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Proof-of-stake explained


Proof-of-stake (PoS) is a consensus mechanism used by blockchain networks. The most common consensus mechanisms are proof-of-stake and proof-of-work (PoW). Why is a consensus mechanism necessary? In a distributed network, these mechanisms help determine ‘the truth’ because there is no central entity to validate transactions.

Proof-of-stake (PoS) means that individuals stake cryptocurrency to validate transactions. PoS is the main alternative to cryptocurrency mining. One of the first cryptocurrencies to utilise this consensus mechanism was Peercoin, which launched in 2012.

To define proof-of-stake we should look at what staking is. Staking validates transactions on the blockchain. Individuals can stake cryptocurrencies, for example, directly from their crypto wallet. Cryptocurrencies can also be staked on exchanges.

Users stake funds by depositing them to a node. These nodes will then compete for the opportunity to validate transactions. Validators are then rewarded, often with transaction fees. 

Nodes become validators once they hold a specific number of tokens. The algorithm uses a pseudo-random election process to decide which node is the validator. The size of the stake helps increase the chance of a node being selected, but there are tools in place to ensure that the wealthiest nodes are not always chosen as validators.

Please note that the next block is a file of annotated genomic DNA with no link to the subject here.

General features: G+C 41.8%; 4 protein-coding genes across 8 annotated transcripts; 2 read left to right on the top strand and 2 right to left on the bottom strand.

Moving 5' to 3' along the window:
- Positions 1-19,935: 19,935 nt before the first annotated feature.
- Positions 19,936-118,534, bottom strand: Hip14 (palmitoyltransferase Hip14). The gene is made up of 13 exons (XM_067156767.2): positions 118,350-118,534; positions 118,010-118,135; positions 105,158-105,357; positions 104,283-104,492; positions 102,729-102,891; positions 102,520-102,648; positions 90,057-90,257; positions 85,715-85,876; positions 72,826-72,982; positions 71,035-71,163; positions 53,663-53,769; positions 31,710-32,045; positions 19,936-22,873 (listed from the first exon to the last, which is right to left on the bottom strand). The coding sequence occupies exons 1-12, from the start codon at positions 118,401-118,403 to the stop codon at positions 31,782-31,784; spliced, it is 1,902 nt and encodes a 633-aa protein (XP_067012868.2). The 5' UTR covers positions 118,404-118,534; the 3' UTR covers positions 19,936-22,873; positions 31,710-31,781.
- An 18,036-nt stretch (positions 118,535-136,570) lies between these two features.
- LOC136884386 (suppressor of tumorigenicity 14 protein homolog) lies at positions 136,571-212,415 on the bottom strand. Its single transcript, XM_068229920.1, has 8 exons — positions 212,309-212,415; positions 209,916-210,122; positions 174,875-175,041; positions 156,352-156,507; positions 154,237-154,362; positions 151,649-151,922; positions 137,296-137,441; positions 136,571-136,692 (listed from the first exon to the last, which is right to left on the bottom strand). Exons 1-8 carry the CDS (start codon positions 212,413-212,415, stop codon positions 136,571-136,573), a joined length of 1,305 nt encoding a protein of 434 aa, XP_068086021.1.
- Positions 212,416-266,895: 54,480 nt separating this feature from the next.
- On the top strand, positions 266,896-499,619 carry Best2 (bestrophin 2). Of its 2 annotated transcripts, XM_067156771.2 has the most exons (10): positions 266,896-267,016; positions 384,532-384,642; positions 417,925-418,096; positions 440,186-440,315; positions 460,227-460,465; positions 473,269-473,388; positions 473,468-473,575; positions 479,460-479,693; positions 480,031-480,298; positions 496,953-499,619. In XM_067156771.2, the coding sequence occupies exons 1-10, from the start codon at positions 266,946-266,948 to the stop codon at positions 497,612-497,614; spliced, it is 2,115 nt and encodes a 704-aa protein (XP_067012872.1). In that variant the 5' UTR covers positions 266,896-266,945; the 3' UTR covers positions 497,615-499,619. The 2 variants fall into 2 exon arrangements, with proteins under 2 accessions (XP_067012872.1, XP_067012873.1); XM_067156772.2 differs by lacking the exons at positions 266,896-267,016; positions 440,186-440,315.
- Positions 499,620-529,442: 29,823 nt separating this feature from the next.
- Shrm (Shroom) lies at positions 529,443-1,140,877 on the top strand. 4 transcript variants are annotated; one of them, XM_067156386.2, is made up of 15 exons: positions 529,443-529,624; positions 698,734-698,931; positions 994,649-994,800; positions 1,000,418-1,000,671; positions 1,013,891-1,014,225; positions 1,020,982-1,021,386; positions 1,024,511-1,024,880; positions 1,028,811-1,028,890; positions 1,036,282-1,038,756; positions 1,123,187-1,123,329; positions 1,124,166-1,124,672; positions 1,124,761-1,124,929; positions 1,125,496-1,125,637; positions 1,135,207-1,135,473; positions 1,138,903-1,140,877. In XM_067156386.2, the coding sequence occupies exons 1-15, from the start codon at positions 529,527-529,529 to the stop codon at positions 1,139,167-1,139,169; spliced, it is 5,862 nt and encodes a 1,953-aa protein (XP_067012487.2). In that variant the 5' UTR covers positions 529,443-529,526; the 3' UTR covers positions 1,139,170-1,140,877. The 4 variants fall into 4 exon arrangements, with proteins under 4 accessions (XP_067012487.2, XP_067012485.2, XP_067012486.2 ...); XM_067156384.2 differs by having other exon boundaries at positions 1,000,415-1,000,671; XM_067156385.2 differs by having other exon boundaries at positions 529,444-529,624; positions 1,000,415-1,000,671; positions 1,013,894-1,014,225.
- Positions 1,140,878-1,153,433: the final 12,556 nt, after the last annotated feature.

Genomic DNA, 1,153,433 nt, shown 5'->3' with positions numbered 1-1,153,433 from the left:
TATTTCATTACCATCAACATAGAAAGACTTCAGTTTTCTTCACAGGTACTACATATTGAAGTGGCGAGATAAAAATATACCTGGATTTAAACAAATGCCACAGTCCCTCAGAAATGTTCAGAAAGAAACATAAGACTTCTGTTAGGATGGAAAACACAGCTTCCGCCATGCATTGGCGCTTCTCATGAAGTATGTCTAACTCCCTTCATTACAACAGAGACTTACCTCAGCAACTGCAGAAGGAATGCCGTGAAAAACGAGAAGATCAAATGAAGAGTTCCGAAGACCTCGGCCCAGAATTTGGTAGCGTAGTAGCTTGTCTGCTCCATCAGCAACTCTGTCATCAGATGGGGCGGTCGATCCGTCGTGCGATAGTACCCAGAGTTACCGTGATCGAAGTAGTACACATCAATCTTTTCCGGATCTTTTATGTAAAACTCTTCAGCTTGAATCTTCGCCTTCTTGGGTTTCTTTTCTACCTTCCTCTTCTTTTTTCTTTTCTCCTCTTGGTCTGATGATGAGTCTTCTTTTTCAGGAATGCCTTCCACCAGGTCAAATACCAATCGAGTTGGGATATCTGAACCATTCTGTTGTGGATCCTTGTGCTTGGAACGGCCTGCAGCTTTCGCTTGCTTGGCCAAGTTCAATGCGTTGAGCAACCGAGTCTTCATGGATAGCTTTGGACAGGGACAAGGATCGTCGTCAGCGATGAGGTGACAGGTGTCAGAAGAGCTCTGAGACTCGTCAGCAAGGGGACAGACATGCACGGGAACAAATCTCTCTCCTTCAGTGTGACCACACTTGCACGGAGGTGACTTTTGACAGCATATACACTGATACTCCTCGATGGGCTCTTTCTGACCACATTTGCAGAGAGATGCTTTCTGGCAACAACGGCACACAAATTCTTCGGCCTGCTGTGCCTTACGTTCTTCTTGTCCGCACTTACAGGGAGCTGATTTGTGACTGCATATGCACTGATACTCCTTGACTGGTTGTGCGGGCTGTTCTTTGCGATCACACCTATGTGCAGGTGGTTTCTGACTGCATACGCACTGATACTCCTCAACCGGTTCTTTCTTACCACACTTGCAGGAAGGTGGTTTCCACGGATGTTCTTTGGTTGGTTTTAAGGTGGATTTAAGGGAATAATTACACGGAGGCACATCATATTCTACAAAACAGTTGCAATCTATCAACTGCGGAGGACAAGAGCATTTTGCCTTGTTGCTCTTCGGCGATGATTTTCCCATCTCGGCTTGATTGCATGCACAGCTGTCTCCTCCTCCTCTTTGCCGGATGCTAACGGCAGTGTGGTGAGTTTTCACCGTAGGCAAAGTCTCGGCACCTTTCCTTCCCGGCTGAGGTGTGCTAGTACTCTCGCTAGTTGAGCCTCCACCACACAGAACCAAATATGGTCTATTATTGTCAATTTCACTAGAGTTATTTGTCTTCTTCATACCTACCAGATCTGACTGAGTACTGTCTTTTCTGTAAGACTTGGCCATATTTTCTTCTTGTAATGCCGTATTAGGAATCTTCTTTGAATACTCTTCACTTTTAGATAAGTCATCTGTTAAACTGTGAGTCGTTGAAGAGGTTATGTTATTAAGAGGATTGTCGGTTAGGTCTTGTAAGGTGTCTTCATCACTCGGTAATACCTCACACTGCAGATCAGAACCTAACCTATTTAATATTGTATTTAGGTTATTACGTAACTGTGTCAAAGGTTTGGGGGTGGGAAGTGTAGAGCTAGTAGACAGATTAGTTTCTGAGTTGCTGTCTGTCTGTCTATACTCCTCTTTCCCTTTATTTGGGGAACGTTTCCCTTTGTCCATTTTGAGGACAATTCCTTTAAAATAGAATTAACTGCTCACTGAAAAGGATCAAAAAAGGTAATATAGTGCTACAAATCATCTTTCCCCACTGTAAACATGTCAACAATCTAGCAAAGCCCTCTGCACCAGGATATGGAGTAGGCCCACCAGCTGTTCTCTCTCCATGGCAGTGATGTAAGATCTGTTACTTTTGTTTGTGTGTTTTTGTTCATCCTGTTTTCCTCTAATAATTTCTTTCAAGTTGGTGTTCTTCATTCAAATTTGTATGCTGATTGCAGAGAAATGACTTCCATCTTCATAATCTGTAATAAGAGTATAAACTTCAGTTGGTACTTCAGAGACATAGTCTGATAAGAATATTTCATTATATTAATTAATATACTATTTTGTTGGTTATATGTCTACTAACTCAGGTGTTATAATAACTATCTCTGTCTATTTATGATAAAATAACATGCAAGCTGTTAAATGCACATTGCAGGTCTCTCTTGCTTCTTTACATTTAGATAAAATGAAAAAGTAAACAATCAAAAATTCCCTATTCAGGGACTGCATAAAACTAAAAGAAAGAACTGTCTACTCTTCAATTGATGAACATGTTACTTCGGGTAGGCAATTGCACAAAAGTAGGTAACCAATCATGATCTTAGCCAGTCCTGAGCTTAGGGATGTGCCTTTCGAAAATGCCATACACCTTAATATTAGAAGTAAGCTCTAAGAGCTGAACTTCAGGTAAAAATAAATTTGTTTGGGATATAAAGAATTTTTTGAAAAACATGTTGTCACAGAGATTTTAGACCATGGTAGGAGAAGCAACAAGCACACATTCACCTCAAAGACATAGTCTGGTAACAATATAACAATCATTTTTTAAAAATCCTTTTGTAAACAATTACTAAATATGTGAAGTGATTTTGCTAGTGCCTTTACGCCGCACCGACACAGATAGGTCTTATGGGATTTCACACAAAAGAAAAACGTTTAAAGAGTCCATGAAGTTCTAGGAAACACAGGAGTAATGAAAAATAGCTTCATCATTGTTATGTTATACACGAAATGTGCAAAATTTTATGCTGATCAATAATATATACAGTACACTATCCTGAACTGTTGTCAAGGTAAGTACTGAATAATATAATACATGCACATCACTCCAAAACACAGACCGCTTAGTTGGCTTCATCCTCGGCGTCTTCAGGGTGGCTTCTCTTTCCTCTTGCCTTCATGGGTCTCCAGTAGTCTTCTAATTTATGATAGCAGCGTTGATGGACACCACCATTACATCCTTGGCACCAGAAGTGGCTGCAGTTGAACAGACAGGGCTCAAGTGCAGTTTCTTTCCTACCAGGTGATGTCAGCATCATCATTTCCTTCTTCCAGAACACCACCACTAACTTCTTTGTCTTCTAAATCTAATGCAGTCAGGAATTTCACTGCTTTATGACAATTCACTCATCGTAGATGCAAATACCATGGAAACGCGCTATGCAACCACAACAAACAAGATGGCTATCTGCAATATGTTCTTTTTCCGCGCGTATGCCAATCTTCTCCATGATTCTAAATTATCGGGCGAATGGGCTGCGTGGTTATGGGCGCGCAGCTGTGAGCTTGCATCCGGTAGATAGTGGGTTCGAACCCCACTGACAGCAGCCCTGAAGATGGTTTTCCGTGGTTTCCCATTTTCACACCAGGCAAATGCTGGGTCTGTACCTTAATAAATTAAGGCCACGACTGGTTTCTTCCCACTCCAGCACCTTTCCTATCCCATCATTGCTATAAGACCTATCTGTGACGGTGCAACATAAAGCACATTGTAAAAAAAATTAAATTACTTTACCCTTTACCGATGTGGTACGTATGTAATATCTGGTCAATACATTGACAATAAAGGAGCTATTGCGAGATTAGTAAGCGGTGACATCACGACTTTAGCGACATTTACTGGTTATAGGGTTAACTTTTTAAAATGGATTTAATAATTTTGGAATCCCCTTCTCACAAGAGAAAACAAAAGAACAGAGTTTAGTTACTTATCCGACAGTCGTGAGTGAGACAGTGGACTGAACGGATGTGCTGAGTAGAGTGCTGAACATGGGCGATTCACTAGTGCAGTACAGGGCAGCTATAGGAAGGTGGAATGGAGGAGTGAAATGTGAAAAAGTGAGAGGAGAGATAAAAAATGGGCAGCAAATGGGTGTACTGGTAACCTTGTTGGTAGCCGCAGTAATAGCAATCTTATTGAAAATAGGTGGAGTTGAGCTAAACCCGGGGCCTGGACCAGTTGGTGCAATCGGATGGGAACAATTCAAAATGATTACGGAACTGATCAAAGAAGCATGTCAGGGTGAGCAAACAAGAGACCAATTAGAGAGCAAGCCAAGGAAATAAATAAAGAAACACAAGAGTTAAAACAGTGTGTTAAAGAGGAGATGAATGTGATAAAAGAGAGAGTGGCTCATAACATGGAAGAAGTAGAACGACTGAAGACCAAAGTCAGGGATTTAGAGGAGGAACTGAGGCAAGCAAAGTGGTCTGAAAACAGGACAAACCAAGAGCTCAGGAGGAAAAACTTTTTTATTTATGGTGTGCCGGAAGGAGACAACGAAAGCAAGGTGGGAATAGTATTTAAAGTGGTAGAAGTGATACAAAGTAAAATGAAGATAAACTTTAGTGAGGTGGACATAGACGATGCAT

New blocks are considered forged instead of mined. 

How staking works in the proof-of-stake consensus mechanism

Proof-of-stake was first discussed in 2011 on the BitcoinTalk forum in response to bitcoin’s proof-of-work model. It proved to be a viable alternative, and various altcoins have chosen this model over time. 

Ethereum (ETH) is also moving to a proof-of-stake model. The switch is expected to be complete by the end of 2021. Ethereum 2.0 will run on proof-of-stake alongside Ethereum 1.0. 

There are several types of proof-of-stake mechanisms and many cryptocurrencies, including EOS (EOS) and Steem (STEEM), have adopted delegated proof-of-stake, or dPoS, a modified version of the consensus mechanism.

The proof-of-stake model is also considered to be more environmentally friendly and energy-efficient than other consensus mechanisms. Bitcoin has been criticised for the amount of energy required to mine it, which is why proof-of-stake is positioned as the model of the future. 

This is because staking cryptocurrencies doesn’t require the same amount of energy as mining cryptocurrencies. When figuring out how to solve the energy consumption issue within the cryptocurrency sector, the proof-of-stake model emerges as the obvious answer.

Ethereum (ETH) wil be the largest PoS blockchain by market capitalisation. Other altcoins running on a proof-of-stake model include Tezos (XTZ), Binance coin (BNB), NEO (NEO), PIVX (PIVX), Neblio (NEBL), Cardano (ADA) and Stratis (STRAX).

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